Canada’s largest telecommunications company is taking its affiliate Bell Aliant private in a $4 billion deal that will give shareholders and 10 percent premium on their shares, the company said Wednesday.
Do you think your employees are hired to invent? A California federal judge's recent ruling in Peregrine Semiconductor Corp. v. RF Micro Devices Inc. serves as a reminder that oral agreements are insufficient and employees who perform general engineering, development or other activities will likely fall outside the scope of the hired-to-invent doctrine, say Michael Bunis and Vanessa Arslanian of Choate Hall & Stewart LLP.
It happens all the time. When a dispute arises, two parties find themselves in arbitration, realizing that they might have had more leverage to dictate the terms of the process when they were negotiating the arbitration provision — but missed the opportunity, says Daniel McCloskey of Duane Morris LLP.
In this e-discovery era, why aren't more litigants using Federal Rule of Evidence 502(d) orders and affording themselves basic protection of their most sensitive information? Or, if they are moving for such orders, why are they doing it wrong? asks John Rosans of Katten Muchin Rosenman LLP.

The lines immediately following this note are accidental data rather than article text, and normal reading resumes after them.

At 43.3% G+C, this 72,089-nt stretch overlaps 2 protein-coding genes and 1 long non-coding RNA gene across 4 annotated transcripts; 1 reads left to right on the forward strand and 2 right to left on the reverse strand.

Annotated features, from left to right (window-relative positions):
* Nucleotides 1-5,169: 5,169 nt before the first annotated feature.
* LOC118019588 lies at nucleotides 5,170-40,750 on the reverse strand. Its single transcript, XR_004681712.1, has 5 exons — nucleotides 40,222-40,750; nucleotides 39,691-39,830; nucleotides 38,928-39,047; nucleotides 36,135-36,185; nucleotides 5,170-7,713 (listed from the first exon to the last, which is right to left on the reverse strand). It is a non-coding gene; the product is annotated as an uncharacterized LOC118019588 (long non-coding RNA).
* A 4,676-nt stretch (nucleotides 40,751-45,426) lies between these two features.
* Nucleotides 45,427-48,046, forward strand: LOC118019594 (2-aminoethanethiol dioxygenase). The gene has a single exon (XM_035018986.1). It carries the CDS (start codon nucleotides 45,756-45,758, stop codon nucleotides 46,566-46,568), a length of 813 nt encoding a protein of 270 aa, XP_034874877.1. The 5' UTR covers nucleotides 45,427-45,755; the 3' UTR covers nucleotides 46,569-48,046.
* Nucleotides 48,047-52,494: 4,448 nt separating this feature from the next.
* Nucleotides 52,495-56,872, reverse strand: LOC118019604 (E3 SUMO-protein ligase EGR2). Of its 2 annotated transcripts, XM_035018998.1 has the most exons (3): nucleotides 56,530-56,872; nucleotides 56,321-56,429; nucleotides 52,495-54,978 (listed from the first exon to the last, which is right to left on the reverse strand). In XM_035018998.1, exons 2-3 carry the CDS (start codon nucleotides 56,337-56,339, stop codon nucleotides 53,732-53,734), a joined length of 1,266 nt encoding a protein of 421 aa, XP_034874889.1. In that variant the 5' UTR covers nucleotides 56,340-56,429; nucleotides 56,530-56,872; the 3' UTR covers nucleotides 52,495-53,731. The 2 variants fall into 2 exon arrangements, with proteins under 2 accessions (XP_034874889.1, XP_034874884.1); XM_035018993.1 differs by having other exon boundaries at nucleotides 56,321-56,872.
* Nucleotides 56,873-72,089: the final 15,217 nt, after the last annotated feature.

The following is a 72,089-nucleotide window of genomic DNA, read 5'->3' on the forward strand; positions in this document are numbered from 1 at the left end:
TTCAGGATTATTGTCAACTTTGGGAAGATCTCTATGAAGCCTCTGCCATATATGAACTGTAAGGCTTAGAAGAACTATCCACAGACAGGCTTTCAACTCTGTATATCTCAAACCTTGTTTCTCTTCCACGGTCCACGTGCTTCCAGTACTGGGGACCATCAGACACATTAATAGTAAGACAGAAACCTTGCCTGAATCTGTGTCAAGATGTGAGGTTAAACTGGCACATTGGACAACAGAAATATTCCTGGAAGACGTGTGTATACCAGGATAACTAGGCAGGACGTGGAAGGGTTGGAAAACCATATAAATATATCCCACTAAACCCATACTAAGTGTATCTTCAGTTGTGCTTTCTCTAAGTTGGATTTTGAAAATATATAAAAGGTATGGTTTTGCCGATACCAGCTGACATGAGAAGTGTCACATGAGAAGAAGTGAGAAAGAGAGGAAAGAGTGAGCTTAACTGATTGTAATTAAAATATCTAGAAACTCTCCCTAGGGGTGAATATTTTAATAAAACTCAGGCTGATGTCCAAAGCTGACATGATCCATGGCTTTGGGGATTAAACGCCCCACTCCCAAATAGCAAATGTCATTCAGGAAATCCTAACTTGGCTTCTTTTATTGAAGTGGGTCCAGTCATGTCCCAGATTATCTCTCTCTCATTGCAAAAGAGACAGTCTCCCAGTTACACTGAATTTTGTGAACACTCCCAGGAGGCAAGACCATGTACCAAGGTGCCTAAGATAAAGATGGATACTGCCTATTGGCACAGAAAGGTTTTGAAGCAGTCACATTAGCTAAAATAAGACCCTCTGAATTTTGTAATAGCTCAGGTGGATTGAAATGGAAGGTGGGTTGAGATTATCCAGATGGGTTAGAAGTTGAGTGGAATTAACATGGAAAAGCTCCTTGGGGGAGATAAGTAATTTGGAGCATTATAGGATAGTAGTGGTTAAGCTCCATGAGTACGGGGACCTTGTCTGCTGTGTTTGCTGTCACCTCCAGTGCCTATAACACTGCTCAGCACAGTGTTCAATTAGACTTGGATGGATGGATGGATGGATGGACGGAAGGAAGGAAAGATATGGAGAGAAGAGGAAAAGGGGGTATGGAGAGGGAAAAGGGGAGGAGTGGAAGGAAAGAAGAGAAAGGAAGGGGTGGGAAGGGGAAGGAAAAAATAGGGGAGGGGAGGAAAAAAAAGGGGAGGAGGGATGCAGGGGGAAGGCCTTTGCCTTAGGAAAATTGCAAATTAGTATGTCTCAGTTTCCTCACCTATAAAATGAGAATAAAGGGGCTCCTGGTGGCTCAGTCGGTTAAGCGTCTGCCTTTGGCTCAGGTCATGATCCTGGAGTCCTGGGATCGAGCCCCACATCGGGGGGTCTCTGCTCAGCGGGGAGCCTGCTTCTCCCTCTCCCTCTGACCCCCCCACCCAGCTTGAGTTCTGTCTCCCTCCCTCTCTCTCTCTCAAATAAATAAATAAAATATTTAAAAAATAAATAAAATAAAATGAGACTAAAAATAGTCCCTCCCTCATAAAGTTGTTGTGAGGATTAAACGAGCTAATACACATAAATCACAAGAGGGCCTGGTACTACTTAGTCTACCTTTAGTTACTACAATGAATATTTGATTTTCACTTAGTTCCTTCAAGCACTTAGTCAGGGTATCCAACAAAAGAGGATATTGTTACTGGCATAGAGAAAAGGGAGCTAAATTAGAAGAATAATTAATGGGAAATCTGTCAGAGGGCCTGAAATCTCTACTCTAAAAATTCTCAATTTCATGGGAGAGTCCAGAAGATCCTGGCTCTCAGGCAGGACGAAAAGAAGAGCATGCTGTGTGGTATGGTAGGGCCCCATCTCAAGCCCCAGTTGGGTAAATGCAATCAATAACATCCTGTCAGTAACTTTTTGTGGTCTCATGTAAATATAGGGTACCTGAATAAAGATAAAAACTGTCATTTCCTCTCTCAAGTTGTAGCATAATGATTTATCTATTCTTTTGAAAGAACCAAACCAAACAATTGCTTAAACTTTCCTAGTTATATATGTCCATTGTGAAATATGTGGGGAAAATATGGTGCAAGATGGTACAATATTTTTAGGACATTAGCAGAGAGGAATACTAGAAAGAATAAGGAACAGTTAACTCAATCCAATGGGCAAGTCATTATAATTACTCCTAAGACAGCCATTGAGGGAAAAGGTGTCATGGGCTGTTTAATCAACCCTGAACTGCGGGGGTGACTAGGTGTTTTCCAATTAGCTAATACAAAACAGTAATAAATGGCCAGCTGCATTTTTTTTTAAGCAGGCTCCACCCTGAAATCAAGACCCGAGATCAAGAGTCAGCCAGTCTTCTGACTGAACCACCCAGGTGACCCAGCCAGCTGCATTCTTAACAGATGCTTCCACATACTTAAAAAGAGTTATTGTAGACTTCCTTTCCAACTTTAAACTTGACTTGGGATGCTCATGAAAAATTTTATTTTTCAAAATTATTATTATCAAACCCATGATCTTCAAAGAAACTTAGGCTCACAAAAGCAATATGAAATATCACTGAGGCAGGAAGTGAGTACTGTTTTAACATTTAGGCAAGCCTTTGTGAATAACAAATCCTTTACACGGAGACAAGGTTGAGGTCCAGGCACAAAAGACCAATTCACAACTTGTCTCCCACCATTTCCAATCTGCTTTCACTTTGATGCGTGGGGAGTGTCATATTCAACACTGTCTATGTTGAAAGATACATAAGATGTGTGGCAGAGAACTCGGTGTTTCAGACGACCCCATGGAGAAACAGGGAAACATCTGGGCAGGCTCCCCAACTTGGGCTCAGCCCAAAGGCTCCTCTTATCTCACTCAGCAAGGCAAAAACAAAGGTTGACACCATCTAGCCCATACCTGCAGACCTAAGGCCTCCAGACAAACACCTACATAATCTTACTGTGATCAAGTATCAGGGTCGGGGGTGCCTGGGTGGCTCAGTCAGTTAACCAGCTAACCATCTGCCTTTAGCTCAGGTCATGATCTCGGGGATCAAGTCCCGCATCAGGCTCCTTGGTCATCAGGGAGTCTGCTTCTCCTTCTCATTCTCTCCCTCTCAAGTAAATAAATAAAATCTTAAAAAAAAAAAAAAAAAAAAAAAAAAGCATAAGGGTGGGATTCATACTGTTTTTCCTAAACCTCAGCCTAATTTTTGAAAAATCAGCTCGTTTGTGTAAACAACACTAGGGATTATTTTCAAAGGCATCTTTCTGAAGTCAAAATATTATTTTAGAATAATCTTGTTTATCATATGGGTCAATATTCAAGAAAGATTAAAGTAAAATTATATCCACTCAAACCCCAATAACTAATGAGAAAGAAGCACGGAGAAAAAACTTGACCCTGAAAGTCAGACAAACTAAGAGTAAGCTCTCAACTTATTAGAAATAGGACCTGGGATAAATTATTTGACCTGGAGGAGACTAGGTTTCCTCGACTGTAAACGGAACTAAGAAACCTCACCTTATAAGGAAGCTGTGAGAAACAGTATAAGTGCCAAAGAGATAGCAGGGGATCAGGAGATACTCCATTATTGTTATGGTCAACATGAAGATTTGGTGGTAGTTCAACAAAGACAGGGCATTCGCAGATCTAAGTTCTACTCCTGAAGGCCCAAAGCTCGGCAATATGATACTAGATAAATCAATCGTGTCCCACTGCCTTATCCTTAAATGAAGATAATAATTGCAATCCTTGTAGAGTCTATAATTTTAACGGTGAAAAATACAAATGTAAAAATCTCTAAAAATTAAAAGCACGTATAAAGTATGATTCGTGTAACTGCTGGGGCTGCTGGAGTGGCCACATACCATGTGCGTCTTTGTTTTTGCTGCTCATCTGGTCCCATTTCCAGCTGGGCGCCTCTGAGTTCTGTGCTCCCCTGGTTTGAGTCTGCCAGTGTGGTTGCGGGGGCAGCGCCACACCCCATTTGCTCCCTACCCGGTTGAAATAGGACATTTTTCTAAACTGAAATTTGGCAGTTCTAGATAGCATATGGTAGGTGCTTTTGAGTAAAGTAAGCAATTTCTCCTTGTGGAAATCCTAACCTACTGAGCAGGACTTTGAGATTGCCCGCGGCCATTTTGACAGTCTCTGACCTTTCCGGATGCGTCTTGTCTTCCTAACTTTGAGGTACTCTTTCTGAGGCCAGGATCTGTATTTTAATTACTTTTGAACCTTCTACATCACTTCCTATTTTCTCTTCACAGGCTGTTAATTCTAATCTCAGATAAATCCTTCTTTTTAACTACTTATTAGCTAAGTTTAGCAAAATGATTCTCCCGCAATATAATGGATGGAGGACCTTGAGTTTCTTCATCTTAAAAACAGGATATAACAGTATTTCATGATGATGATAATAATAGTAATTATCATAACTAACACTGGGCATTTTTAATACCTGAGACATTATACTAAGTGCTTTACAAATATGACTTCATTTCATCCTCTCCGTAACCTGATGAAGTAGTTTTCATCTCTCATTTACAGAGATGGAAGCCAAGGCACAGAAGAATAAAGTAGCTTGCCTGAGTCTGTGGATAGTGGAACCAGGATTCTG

A growing trend in the Southern District of New York akin to a sua sponte rocket docket can provide defendants with an opportunity to set the tone of discovery and shift the burden and risks of the schedule to their adversaries, say Isaac Greaney and Jackie Lu of Sidley Austin LLP.
A recent Delaware decision acknowledges that there may be an affirmative duty of officers and directors of a corporation to monetize the corporation’s intellectual property. Fortunately, there are steps available to manage this risk that are also profitable business strategies, says Stephen Glazier of Akerman LLP.